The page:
CM Pinarayi Vijayan also urged people to introspect if society had moved forward in its thinking in the 100 years since Panthibhojanam.

A century ago this week, social reformer Sahodaran Ayyappan made a powerful statement against the caste system in Kerala by bringing together members of various castes, including his own Ezhava community, for an inter-caste Panthibhojanam (community feast).

100 years later, on Tuesday, Kerala’s political leaders recreated a second panthibhojanam to commemorate the landmark event.

As Dr T Bhaskaran describes the landmark event in of May 29, 1917 Thundidaparambu in Chirayi in his book Maharshi Sree Narayana Guru:

“In the Panthibhojanam, rice along with a side dish made of jackfruit seeds and chickpeas was served. A Pulayar (a Dalit caste) named Ayyar who is from Pallipuram served the food. He was already scheduled to do so. Ayyar had come along with his son. But since the number of people participating had grown much beyond what they expected, everyone got a small amount of food. In the middle of the crowd Ayyar’s son was made to sit. When the child had mixed the rice and the curry, everyone tasted a mouthful from his plate, and that was the famous ‘Misrabhojanam’ (also called Panthibhojanam).”

After the inaugural Panthibhojanam at Cherayi, Ayyappan followed it up with similar feasts at Shringapuram, Moothukunnam and Chendamangalam. Everywhere he went, Ayyappan faced vicious opposition from the orthodoxy, and even led to a social boycott of Ayyappan. The 28-year-old social reformer was able to overcome this opposition thanks to the backing he received from Sree Narayana Guru.

At the time when the Panthibhojanam was held in a thatched house on two-and-a-half acres of land in Thundidaparambu, caste restrictions in Kerala did not allow lower caste communities to even use the same wells or ponds as upper caste communities. Members of “untouchable” communities were not even allowed to walk on the same walkways as upper caste individuals, lest they be seen by the latter.

On Tuesday, celebrating the 100-year anniversary of the Panthibhojanam, Kerala Chief Minister Pinarayi Vijayan, Opposition leader Ramesh Chennithala, MLAs Hibi Eden, VD Satheesan, S Sarma and many other dignitaries gathered at Thundidaparambu to have another community lunch together. Sahodaran Ayyappan’s daughter Aisha Gopalakrishnan was also a guest at the event.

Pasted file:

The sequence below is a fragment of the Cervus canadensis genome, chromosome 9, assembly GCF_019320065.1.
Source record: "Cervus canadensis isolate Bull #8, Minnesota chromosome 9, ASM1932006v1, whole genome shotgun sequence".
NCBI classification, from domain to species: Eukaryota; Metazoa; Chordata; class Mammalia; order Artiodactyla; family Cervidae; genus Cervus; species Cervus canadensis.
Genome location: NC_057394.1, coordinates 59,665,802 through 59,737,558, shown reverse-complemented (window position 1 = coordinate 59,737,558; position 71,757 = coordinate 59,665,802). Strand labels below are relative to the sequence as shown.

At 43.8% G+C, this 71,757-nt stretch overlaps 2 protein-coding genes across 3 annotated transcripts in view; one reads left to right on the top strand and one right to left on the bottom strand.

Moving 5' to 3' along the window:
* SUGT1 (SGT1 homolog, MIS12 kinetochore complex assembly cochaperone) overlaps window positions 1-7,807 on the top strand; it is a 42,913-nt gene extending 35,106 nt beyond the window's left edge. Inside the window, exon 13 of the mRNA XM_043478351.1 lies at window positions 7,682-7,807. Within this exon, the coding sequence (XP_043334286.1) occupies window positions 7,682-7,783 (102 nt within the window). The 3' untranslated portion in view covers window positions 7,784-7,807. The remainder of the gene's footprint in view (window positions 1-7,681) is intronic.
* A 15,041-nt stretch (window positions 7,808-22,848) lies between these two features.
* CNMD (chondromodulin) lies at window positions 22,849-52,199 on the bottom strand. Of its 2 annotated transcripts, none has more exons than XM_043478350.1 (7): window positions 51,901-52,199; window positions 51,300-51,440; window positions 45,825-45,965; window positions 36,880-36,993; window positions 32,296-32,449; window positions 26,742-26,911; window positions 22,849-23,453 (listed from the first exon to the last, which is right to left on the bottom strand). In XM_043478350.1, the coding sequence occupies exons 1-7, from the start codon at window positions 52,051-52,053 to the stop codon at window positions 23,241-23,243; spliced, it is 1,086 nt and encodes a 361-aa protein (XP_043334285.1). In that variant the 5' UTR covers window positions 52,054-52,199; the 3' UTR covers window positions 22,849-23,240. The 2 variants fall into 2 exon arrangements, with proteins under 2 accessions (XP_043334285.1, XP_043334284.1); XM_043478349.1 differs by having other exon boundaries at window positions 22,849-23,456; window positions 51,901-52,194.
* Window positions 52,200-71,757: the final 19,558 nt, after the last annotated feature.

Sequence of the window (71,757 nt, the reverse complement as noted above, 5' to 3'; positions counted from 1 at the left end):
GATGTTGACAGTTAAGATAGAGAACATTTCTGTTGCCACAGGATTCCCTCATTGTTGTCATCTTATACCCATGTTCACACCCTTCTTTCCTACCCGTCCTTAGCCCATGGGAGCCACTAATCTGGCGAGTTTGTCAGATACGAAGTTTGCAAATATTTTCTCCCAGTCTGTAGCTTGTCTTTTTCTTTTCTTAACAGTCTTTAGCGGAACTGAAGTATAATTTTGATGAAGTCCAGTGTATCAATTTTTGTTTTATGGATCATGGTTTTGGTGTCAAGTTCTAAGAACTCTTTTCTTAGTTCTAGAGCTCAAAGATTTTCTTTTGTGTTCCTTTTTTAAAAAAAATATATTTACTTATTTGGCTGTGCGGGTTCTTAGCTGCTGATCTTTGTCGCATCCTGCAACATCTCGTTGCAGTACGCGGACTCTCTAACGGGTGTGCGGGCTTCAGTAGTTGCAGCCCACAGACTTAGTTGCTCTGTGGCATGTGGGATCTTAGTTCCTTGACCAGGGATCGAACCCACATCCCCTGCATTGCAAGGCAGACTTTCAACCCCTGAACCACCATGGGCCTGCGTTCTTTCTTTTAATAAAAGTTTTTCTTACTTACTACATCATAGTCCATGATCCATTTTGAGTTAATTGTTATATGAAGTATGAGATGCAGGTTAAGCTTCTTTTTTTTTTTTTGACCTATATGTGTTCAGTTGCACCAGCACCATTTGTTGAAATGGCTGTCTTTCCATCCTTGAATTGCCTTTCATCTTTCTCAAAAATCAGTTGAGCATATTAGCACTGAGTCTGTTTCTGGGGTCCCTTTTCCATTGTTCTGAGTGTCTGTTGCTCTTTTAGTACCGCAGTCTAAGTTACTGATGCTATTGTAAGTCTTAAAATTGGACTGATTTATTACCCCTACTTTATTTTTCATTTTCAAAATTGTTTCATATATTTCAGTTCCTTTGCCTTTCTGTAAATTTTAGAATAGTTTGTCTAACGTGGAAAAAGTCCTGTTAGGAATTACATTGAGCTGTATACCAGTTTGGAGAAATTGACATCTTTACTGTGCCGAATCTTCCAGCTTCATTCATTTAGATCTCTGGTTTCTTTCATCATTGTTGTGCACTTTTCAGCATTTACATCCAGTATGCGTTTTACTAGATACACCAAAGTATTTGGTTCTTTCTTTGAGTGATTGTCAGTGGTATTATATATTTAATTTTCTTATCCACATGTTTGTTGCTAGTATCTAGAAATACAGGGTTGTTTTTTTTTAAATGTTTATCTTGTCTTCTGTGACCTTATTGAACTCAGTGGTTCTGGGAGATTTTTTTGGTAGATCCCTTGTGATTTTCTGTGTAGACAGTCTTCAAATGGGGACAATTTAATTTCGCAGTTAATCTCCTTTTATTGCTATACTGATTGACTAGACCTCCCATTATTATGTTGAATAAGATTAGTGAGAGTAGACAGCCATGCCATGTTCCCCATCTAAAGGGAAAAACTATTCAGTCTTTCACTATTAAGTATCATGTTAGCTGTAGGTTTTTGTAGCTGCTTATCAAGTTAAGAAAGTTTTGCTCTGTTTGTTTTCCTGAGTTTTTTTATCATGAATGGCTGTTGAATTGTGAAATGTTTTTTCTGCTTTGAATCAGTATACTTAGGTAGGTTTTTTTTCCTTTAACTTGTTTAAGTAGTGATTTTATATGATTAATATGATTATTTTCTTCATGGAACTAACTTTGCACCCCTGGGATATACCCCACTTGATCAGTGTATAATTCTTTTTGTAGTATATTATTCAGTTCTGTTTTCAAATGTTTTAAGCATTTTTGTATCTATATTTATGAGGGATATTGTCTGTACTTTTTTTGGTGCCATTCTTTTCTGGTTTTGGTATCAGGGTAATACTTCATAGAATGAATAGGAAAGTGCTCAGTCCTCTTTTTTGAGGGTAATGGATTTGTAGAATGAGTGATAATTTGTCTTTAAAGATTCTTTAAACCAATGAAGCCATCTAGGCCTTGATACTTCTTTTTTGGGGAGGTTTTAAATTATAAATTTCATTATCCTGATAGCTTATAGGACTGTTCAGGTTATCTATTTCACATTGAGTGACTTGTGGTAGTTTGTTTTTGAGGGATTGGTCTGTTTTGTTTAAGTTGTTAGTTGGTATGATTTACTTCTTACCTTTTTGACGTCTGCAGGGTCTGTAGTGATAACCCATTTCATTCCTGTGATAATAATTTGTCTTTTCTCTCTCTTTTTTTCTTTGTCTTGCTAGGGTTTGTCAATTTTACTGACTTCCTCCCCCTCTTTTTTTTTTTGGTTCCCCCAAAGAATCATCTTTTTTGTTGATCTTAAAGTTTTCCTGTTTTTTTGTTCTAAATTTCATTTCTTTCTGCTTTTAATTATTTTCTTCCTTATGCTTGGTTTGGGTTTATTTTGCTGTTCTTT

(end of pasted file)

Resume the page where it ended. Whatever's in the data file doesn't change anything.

“We should think about where our state has come in the 100 years after the Misrabhhojanam. Still our girls have to take extreme steps to be safe from certain swamis, still women are killed and attacked, still people adopt certain superstitious practices to get rich, still girls’ marriage don’t take place due to Chovvadosham (astrological issues), people rush to jewelleries on Akshaya Tritiya, sexual abuses happen in religious centres. In this 21st century is our state going back to a barbaric society? These malpractices are still present In many communities,” CM Pinarayi wrote on Facebook on the occasion.

“In this era where Dalits, women and children are attacked and assaulted, it is very relevant to think about Misrabhojanam. The event was an announcement of equality on behalf of a group that was enslaved for centuries. Through the event the suppressed were given dignity. It was Sahodaran Ayyappan who sowed the seeds of forward and logical thinking in Kerala,” the CM wrote.

Opposition leader Ramesh Chennithala said that the caste system still prevails in the state invisibly. “Sahodaran Ayyappan tried to break the walls of caste and religion. Did they really break? No. Our youngsters flow towards the organisations based on religion and caste. If this trend cannot be stopped we will be a generation that was not able to do justice to our history. Let us pledge, on this 100th anniversary of Misrabhojanam, to move away from all communal elements,” he said.